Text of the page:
However, it’s not clear that a post-workout hit of whey protein is of much help. Since dietary protein takes hours to digest – casein can take up to eight hours to digest and enter the bloodstream as amino acids – the amino acids used in your post-workout anabolic window are probably left over from a previous meal.

You will benefit from carbohydrates immediately after working out. There is no definitive proof that you benefit from a post-workout whey supplement.

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{ 7 comments… read them below or add one }

huawei April 11, 2011 at 10:31 pm

awesome,

I’ll stick to milk then, lots of them.

Reply

Dre June 23, 2011 at 1:52 pm

You stated “You will benefit from carbohydrates immediately after working out. There is no definitive proof that you benefit from a post-workout whey supplement.”

Are you suggesting that maybe the whey supplement should be taken at the beginning of the workout instead of the end? It would make sense to me. Think about it, if you’re workout takes an hour, and it takes whey an hour to enter your bloodstream in significant amounts, then…. it all adds up.

Take whey an hour before you think you’ll finish your workout. Take fast carbs in the middle or nearer to the end of it.

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Lewis July 11, 2011 at 3:50 pm

surely taking a whey shake before exercise would bloat you and hinder performance?

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Thomas July 12, 2011 at 1:22 am

Too many people focus on “Whey” protein supplements because marketers tout these supplements as being essential for bodybuilding.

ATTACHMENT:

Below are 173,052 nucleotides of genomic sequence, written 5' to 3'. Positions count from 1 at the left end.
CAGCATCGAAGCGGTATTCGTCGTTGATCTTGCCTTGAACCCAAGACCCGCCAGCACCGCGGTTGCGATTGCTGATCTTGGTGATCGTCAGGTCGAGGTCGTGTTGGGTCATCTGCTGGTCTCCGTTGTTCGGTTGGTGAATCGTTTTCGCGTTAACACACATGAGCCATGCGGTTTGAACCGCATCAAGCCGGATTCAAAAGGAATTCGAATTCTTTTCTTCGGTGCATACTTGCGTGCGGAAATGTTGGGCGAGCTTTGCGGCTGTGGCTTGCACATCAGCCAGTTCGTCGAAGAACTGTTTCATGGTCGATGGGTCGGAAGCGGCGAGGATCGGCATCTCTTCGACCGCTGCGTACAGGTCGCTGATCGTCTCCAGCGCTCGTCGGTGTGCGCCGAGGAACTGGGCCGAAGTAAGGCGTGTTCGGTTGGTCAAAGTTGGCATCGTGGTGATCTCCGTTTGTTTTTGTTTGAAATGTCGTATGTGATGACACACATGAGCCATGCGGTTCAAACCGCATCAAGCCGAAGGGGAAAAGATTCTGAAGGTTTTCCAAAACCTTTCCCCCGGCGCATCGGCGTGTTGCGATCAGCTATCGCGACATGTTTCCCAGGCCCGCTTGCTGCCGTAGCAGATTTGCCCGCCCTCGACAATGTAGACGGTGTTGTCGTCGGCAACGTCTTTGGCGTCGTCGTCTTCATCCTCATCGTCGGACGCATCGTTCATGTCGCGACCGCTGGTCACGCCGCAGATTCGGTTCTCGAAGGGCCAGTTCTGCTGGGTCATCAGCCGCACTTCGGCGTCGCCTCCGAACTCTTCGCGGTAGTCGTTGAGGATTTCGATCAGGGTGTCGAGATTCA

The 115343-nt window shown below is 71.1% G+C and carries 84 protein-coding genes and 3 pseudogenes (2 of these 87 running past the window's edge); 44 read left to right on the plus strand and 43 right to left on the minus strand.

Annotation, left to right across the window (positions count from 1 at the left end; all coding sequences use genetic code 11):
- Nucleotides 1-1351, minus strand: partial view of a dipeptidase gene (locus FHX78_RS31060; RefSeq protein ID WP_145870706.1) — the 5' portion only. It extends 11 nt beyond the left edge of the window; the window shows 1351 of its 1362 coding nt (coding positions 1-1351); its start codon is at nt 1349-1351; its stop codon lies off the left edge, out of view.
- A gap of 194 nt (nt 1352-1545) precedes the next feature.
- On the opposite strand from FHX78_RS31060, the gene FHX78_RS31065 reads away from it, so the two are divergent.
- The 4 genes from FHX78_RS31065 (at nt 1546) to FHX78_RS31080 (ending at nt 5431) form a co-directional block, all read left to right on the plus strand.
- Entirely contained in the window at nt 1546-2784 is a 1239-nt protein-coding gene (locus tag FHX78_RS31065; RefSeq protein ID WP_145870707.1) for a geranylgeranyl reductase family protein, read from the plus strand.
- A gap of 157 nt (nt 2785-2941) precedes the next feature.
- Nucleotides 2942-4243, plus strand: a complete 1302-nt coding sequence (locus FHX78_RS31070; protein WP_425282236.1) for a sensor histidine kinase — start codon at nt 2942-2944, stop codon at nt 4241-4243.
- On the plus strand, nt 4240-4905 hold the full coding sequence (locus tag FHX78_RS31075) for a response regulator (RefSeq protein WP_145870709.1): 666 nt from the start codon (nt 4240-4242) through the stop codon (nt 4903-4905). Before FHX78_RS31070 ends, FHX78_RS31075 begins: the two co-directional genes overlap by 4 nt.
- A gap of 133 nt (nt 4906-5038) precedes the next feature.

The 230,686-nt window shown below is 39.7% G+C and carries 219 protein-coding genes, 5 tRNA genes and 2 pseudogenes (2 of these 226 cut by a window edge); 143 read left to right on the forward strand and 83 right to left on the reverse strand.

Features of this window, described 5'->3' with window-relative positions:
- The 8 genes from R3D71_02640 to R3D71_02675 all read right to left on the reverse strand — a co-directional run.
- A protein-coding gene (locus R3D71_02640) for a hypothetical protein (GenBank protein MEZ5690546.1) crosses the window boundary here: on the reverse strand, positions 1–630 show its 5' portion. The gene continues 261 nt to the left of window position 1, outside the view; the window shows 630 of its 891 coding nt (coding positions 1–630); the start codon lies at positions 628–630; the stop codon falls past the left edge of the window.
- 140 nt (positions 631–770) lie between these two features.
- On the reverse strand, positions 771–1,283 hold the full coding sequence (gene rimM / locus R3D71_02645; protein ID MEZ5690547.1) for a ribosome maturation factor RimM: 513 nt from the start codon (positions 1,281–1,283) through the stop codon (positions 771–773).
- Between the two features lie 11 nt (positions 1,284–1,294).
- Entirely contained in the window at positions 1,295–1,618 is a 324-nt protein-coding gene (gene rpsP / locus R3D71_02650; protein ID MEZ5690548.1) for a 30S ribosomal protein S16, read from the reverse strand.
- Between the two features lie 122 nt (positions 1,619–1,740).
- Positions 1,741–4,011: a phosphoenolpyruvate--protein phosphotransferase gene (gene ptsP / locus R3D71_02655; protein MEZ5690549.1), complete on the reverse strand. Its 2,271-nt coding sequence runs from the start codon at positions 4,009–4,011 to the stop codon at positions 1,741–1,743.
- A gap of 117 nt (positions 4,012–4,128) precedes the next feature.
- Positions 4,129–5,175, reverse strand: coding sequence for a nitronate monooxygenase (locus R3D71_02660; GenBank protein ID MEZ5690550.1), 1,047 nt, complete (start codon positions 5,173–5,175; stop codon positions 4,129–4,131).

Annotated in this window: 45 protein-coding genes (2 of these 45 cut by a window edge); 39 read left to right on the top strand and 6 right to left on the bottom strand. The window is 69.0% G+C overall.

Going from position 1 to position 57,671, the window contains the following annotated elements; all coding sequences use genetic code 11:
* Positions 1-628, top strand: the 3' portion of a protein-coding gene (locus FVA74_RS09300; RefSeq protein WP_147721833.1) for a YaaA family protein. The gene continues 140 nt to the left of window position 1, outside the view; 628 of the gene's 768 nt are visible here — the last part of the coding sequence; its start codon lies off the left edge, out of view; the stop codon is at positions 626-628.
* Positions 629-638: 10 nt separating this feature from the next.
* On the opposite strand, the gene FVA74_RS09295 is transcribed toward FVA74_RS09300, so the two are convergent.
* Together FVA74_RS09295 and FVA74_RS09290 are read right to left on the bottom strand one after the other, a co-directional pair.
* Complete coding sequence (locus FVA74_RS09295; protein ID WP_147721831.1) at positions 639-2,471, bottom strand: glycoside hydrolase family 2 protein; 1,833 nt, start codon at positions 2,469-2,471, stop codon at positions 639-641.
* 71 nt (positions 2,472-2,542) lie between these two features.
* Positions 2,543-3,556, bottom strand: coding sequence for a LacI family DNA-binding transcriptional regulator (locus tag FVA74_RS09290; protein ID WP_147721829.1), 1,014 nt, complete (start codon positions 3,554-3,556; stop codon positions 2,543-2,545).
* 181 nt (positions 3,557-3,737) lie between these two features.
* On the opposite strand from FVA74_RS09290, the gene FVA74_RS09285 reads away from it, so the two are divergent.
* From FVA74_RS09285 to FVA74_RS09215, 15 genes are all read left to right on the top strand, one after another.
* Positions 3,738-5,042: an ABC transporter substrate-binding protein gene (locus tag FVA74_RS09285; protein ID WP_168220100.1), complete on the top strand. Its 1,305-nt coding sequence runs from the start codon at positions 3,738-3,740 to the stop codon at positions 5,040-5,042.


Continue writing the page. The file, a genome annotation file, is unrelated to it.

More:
But the real truth of the matter is that Whey supplements are simply a delivery system for serum amino acids. And there are many such delivery systems, including real food.

To succeed, you need free amino acids in your bloodstream immediately after intense resistance training.
You also need good blood sugar levels.

Whey protein supplements will digest fairly quickly. They significantly increase the levels of free amino acids that are available for protein synthesis (the repair and building of new muscle tissue).

But does that mean Whey supplements actually deliver these elevated levels of serum amino acid quickly enough to be of use immediately after a workout?

It’s not clear that this is the case. There is no definitive research showing that drinking a Whey shake right after an intense lifting session will elevate your blood AA levels fast enough to help you. As I state in the article, it’s a good bet that the AAs your body is using for protein synthesis after exercise are left over from a previous meal. This is doubly true when you consider that intense exercise is known to slow down or temporarily halt stomach emptying rates.

So, do what you will. But make your decisions based on known fact rather than marketing hype.

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Mustard March 9, 2013 at 2:37 pm

I am lactose intolerant. What should I use instead? Almond milk? coconut milk?

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Andrew March 13, 2014 at 2:06 am

Use kefir. The lactose content is pretty low in kefir, and even lower in ripened kefir. I believe a lactose-free milk is also available. I have seen it at Walmart. Coconut milk is great for a number of reasons, but use the canned coconut milk rather than the stuff in the carton. The latter is watered-down too much. Try this for a great bulk shake:
Half a can of coconut milk (about 6-7 ounces)
Equal amount of canned pineapple juice
One scoop of protein powder. (whey,casein,egg, etc)

The shake has over 500 calories and contains fast carbs, easy to digest fat and protein. Everything you need to make good gains! You can also take a digestive enzyme tablet with the shake, preferable one containing bromelain and papain. These are digestive enzymes which also reduce inflammation, just what you need after a workout.

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sanjay May 26, 2013 at 6:01 am

Is proteins like gainers, necessary for building body? Because I have heard that they have side effects Such as sperm production gets stopped. is it true? Shall I consume gainers?